Saturday 17 March 2018

EU bailout fund to rise to more than €1 trillion

French President Nicolas Sarkozy: 'On the question of Greece, things are moving along. We're not there yet.' Photo: Getty Images

THE EUROZONE bailout fund will see its firepower increased to more than €1 trillion to enable it to contain the debt turmoil, German government sources said.

Eurozone governments hope the European Financial Stability Fund, or EFSF, will be able to protect countries like Italy and Spain from being engulfed in the debt crisis.

To do that, however, it needs to be bigger than its current size of €440bn or see its lending powers magnified.

Frank-Walter Steinmeier, parliamentary leader of the opposition Social Democrats, and Greens leaders Cem Oezdemir and Juergen Trittin said chancellor Angela Merkel told them that the EFSF's lending powers will be boosted significantly.

"There will be a leveraging of the EFSF. It is clear that this leveraging will be around a level beyond one billion (euro)," Mr Trittin said.

That would be achieved through a combination of measures. The fund would insure investors against a percentage of possible losses on eurozone government bonds and the plan also involves the participation of outside organisations such as sovereign wealth funds and the International Monetary Fund.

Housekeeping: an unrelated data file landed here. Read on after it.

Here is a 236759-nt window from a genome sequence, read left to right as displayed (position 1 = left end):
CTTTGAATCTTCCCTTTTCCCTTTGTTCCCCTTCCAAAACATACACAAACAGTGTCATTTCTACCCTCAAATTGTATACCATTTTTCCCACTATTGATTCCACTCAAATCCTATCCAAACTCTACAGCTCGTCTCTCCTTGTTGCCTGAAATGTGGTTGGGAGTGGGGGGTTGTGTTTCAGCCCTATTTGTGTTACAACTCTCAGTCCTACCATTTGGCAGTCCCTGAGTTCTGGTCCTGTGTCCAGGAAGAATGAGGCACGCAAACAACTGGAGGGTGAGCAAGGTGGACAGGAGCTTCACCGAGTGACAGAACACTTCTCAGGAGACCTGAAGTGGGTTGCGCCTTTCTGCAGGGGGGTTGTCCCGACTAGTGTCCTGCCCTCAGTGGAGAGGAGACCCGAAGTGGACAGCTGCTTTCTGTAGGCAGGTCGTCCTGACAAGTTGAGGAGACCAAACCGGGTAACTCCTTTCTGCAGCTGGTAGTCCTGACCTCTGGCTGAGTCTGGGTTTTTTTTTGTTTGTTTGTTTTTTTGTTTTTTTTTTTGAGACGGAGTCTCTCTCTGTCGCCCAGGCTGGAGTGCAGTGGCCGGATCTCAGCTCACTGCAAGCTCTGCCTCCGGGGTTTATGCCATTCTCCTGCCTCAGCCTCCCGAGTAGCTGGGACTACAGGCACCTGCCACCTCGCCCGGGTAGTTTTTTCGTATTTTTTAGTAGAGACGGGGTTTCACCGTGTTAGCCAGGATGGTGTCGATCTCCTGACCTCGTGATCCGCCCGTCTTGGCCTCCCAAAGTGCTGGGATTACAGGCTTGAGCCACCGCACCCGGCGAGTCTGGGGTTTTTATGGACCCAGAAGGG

The chancellor briefed MPs about the progress of the eurozone rescue plans following the weekend's EU summit.

Because of the move's significance, members of Ms Merkel's party proposed that the change receive full parliamentary approval on Wednesday - although it would have been enough for the parliament's budget committee to approve the plan.

Volker Kauder, the parliamentary leader of Ms Merkel's conservative bloc, said the decision to seek a vote was "nothing extraordinary" because "questions of fundamental significance must be decided in parliament."

Beefing up the bailout fund is one part of a three-pronged eurozone plan to solve the crisis.

The other two parts are reducing Greece's debt burden so the country eventually can stand on its own and forcing banks to raise more money so they can take losses on the Greek debt and ride out the financial storm that will entail.

Press Association

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